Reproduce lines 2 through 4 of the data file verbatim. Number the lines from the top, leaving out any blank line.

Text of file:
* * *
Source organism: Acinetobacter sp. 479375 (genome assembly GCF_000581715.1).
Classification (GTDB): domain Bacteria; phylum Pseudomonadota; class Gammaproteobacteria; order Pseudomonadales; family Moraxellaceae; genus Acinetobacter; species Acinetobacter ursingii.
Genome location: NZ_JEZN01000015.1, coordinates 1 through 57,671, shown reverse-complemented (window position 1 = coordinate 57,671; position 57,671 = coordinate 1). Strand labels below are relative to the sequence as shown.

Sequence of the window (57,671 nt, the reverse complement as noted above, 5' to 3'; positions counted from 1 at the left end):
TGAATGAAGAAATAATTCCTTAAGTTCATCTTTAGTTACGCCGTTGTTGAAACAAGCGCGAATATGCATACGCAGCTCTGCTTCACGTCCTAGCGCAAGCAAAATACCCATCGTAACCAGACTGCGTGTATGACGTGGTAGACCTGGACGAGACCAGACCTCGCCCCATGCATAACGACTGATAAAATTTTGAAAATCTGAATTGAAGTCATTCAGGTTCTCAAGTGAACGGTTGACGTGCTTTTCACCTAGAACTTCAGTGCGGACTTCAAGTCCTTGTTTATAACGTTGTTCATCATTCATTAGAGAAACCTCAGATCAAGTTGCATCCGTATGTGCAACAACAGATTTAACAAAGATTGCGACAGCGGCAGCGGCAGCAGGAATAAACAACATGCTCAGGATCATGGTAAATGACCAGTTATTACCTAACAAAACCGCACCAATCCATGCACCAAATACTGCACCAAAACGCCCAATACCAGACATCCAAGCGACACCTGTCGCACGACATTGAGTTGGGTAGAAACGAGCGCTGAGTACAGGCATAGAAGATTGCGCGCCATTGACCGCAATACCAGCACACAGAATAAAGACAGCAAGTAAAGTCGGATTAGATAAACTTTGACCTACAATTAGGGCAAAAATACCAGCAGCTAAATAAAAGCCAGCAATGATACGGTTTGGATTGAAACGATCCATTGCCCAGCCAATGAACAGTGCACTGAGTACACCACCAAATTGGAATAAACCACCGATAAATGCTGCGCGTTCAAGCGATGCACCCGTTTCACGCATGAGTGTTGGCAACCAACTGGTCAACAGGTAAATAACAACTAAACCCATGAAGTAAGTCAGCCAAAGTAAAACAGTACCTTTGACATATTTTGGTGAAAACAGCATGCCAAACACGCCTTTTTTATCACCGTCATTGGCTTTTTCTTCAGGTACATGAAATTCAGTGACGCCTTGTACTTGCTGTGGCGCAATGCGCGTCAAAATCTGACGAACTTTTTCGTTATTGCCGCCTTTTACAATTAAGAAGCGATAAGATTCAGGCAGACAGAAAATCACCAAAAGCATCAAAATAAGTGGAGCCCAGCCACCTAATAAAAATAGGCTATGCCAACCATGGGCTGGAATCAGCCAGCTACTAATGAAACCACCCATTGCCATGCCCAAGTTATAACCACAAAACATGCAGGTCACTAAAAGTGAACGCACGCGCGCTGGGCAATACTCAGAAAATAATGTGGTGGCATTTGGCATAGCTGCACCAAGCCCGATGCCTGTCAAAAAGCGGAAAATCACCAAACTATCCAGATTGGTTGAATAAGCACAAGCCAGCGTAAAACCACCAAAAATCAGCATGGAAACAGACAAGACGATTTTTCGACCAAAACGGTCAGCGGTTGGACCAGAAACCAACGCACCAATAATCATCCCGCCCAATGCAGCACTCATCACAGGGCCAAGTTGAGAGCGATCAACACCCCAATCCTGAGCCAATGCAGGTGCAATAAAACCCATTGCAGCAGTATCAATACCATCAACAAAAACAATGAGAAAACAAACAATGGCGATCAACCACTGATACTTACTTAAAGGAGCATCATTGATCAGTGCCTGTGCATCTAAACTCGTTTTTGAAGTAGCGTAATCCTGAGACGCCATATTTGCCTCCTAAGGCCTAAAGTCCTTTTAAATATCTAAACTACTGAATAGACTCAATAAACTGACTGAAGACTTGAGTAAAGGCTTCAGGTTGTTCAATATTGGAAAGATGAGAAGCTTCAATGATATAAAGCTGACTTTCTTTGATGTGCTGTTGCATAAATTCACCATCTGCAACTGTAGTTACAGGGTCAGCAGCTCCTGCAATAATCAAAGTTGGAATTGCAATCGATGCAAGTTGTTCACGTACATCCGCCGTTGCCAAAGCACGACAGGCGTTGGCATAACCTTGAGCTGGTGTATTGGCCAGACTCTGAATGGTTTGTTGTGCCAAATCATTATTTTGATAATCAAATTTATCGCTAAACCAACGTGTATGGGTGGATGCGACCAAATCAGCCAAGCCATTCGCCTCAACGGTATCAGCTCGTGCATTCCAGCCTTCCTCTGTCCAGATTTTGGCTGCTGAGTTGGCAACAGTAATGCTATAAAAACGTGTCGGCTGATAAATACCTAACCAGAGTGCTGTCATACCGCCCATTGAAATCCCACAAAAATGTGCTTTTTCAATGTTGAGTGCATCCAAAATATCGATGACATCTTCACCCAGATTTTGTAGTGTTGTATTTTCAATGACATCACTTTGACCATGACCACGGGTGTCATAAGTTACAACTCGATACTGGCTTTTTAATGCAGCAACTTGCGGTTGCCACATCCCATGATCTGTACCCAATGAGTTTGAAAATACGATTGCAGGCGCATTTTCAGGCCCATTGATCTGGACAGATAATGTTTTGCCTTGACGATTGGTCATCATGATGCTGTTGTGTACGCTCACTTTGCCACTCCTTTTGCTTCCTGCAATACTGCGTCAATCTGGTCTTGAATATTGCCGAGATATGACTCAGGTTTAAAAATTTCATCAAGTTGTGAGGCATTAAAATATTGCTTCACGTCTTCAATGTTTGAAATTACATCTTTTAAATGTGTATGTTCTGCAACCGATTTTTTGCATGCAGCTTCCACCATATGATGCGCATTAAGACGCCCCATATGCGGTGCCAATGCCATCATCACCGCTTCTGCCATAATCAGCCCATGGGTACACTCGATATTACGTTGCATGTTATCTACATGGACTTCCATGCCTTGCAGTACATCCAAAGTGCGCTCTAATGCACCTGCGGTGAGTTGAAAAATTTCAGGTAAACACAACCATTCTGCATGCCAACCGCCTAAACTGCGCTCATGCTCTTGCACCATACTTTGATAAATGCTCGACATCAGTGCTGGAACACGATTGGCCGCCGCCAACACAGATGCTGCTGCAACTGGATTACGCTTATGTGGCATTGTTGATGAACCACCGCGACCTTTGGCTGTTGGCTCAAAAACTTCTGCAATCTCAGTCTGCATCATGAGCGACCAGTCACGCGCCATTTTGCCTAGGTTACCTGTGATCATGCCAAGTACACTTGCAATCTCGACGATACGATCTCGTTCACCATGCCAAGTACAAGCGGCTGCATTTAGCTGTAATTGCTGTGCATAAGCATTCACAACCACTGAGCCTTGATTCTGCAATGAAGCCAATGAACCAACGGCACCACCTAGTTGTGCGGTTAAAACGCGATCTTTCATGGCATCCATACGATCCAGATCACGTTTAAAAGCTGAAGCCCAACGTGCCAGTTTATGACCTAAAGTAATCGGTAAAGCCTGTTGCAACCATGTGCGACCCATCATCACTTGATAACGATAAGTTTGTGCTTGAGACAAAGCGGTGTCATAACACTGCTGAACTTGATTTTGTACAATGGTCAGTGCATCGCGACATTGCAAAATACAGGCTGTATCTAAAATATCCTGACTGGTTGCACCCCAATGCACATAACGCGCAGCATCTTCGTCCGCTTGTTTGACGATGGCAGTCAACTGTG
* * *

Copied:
Classification (GTDB): domain Bacteria; phylum Pseudomonadota; class Gammaproteobacteria; order Pseudomonadales; family Moraxellaceae; genus Acinetobacter; species Acinetobacter ursingii.
Genome location: NZ_JEZN01000015.1, coordinates 1 through 57,671, shown reverse-complemented (window position 1 = coordinate 57,671; position 57,671 = coordinate 1). Strand labels below are relative to the sequence as shown.

Sequence of the window (57,671 nt, the reverse complement as noted above, 5' to 3'; positions counted from 1 at the left end):